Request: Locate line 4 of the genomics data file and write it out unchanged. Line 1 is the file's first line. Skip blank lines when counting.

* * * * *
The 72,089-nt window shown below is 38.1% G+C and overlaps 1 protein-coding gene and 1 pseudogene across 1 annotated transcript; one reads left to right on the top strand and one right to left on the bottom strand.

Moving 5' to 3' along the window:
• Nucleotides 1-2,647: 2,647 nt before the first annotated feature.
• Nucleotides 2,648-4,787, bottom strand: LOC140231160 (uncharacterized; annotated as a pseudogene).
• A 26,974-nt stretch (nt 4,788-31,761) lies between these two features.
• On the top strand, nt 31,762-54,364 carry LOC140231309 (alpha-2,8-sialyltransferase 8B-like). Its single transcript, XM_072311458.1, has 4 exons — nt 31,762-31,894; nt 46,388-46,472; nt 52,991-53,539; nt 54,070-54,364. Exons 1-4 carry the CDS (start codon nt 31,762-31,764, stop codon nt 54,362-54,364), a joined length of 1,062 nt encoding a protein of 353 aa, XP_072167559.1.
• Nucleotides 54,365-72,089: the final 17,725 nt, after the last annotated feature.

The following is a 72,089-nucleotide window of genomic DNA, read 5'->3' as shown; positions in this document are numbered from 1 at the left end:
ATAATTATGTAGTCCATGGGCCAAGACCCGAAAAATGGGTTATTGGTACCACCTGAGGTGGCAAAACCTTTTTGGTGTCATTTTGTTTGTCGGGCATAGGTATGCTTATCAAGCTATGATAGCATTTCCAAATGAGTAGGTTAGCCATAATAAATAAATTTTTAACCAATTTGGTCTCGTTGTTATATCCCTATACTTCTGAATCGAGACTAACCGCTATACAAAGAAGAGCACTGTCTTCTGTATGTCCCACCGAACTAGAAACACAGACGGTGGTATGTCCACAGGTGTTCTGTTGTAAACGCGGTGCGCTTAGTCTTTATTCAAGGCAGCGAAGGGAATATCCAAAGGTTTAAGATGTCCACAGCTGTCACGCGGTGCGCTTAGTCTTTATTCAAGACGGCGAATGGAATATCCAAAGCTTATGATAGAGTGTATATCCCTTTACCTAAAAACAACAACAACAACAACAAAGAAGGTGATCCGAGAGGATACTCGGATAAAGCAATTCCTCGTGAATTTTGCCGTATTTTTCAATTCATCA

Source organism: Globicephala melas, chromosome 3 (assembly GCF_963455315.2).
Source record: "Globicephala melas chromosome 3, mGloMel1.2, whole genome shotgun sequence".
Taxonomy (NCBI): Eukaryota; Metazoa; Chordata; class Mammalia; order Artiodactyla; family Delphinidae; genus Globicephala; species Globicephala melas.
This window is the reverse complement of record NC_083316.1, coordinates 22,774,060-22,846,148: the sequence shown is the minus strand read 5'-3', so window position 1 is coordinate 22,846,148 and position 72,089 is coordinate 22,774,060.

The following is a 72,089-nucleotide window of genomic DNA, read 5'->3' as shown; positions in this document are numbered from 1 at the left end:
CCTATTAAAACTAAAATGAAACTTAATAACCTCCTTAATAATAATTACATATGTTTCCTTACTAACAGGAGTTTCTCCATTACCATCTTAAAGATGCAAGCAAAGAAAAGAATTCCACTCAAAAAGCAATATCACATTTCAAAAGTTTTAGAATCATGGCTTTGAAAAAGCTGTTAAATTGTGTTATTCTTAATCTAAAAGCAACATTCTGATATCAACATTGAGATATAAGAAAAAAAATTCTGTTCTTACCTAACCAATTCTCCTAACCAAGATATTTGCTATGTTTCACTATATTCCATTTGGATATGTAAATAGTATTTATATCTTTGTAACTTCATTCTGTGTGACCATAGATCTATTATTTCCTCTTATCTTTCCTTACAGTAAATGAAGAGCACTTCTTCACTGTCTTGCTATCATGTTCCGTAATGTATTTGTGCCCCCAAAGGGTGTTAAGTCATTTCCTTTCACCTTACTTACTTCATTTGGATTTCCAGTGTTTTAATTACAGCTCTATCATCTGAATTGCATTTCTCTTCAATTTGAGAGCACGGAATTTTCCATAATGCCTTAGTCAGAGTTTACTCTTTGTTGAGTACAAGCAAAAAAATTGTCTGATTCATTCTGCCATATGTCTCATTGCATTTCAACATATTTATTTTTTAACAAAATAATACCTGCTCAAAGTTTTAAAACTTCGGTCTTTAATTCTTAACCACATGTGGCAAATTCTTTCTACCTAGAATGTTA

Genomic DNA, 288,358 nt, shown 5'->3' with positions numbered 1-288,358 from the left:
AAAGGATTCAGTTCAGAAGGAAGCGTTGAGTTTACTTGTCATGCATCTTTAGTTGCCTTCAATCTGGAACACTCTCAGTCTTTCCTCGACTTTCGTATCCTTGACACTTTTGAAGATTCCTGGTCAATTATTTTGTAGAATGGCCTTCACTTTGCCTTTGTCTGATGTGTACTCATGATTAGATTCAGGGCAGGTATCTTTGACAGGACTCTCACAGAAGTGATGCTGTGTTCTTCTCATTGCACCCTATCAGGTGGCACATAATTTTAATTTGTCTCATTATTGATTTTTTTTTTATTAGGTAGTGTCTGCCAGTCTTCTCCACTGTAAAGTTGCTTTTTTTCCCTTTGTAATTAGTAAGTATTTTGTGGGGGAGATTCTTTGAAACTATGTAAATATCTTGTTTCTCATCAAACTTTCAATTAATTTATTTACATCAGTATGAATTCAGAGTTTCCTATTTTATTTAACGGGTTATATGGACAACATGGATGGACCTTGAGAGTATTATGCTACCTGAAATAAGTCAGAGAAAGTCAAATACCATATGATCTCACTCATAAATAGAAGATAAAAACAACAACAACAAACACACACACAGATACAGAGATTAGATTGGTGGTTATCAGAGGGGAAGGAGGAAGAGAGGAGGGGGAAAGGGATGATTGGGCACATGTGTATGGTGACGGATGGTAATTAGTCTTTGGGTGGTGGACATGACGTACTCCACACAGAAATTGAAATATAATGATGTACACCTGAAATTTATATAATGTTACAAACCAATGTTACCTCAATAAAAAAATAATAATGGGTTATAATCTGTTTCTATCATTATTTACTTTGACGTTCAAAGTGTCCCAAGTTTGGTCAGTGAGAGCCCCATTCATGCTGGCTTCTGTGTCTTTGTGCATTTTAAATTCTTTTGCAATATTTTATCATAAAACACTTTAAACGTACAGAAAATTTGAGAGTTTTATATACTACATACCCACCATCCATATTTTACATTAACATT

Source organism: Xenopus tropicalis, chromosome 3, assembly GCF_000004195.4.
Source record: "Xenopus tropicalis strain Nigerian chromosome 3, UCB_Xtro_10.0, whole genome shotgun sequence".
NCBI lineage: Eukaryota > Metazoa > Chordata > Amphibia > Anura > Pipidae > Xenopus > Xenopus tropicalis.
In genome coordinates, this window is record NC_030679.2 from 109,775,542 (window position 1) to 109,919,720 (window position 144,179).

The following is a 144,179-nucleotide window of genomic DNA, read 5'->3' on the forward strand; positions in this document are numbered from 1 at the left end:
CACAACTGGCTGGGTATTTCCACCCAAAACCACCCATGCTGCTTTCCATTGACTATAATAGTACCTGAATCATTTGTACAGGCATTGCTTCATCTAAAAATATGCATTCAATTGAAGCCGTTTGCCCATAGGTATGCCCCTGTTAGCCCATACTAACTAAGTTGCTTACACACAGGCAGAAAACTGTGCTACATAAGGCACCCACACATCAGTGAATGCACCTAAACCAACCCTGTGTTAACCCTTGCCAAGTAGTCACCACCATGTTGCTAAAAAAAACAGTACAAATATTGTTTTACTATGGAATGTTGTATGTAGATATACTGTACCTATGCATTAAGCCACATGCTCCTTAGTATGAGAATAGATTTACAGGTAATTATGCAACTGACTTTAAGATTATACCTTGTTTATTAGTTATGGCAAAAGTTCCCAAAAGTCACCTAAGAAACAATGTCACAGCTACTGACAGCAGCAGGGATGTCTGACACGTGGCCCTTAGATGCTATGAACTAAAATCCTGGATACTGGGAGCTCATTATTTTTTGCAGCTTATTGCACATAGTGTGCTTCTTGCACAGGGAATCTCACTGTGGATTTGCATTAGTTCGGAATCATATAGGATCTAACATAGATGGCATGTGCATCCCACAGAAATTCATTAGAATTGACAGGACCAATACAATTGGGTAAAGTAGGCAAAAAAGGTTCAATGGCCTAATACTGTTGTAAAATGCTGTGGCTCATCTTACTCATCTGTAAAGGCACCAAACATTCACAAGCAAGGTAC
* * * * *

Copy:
• Nucleotides 2,648-4,787, bottom strand: LOC140231160 (uncharacterized; annotated as a pseudogene).